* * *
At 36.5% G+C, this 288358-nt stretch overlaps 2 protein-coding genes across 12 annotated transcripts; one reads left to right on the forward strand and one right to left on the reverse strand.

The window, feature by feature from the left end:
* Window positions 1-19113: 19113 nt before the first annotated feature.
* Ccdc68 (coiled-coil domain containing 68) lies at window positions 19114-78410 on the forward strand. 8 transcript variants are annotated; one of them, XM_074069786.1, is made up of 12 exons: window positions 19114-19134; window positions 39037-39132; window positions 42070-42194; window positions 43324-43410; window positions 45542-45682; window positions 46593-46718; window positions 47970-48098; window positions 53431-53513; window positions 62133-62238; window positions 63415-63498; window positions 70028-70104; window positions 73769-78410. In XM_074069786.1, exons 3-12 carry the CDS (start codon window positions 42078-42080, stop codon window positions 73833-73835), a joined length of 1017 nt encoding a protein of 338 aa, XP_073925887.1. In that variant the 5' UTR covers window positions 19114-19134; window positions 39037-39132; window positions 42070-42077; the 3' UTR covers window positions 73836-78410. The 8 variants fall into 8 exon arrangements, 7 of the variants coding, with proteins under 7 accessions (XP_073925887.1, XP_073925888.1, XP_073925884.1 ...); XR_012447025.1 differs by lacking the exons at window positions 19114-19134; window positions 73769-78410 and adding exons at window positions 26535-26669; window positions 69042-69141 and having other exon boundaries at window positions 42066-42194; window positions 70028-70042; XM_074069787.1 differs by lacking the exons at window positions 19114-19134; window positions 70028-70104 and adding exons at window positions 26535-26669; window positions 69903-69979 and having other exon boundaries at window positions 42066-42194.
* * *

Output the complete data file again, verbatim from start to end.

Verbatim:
At 36.5% G+C, this 288358-nt stretch overlaps 2 protein-coding genes across 12 annotated transcripts; one reads left to right on the forward strand and one right to left on the reverse strand.

The window, feature by feature from the left end:
* Window positions 1-19113: 19113 nt before the first annotated feature.
* Ccdc68 (coiled-coil domain containing 68) lies at window positions 19114-78410 on the forward strand. 8 transcript variants are annotated; one of them, XM_074069786.1, is made up of 12 exons: window positions 19114-19134; window positions 39037-39132; window positions 42070-42194; window positions 43324-43410; window positions 45542-45682; window positions 46593-46718; window positions 47970-48098; window positions 53431-53513; window positions 62133-62238; window positions 63415-63498; window positions 70028-70104; window positions 73769-78410. In XM_074069786.1, exons 3-12 carry the CDS (start codon window positions 42078-42080, stop codon window positions 73833-73835), a joined length of 1017 nt encoding a protein of 338 aa, XP_073925887.1. In that variant the 5' UTR covers window positions 19114-19134; window positions 39037-39132; window positions 42070-42077; the 3' UTR covers window positions 73836-78410. The 8 variants fall into 8 exon arrangements, 7 of the variants coding, with proteins under 7 accessions (XP_073925887.1, XP_073925888.1, XP_073925884.1 ...); XR_012447025.1 differs by lacking the exons at window positions 19114-19134; window positions 73769-78410 and adding exons at window positions 26535-26669; window positions 69042-69141 and having other exon boundaries at window positions 42066-42194; window positions 70028-70042; XM_074069787.1 differs by lacking the exons at window positions 19114-19134; window positions 70028-70104 and adding exons at window positions 26535-26669; window positions 69903-69979 and having other exon boundaries at window positions 42066-42194.